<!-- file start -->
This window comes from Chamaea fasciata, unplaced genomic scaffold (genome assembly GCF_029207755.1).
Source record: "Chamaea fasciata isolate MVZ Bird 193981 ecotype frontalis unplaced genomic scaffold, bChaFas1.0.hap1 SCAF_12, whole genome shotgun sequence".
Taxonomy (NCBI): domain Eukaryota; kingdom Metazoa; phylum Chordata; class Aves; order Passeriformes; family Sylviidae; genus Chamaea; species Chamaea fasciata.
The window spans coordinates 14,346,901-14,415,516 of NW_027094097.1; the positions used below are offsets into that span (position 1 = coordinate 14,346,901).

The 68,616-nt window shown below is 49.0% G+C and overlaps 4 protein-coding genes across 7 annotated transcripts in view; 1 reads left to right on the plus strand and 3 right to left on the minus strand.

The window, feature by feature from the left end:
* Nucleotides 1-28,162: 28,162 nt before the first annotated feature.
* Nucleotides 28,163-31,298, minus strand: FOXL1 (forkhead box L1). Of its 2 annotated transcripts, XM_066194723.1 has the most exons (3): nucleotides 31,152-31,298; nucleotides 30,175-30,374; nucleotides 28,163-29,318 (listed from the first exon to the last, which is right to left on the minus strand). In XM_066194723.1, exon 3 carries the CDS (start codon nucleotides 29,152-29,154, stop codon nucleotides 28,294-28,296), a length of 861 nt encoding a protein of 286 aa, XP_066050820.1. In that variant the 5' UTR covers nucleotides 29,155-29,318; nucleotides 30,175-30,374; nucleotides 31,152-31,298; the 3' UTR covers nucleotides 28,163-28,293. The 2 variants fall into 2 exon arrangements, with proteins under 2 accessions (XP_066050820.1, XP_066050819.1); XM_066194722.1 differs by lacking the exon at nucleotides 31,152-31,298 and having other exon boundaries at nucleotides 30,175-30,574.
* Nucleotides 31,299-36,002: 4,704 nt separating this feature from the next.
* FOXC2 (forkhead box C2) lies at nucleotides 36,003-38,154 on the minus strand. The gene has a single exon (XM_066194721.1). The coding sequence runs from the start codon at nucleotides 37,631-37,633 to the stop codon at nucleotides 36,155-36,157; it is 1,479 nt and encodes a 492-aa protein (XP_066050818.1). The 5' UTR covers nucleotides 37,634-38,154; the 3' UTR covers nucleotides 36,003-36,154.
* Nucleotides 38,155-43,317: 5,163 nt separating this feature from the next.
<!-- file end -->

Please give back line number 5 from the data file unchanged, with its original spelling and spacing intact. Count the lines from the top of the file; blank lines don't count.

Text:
The 68,616-nt window shown below is 49.0% G+C and overlaps 4 protein-coding genes across 7 annotated transcripts in view; 1 reads left to right on the plus strand and 3 right to left on the minus strand.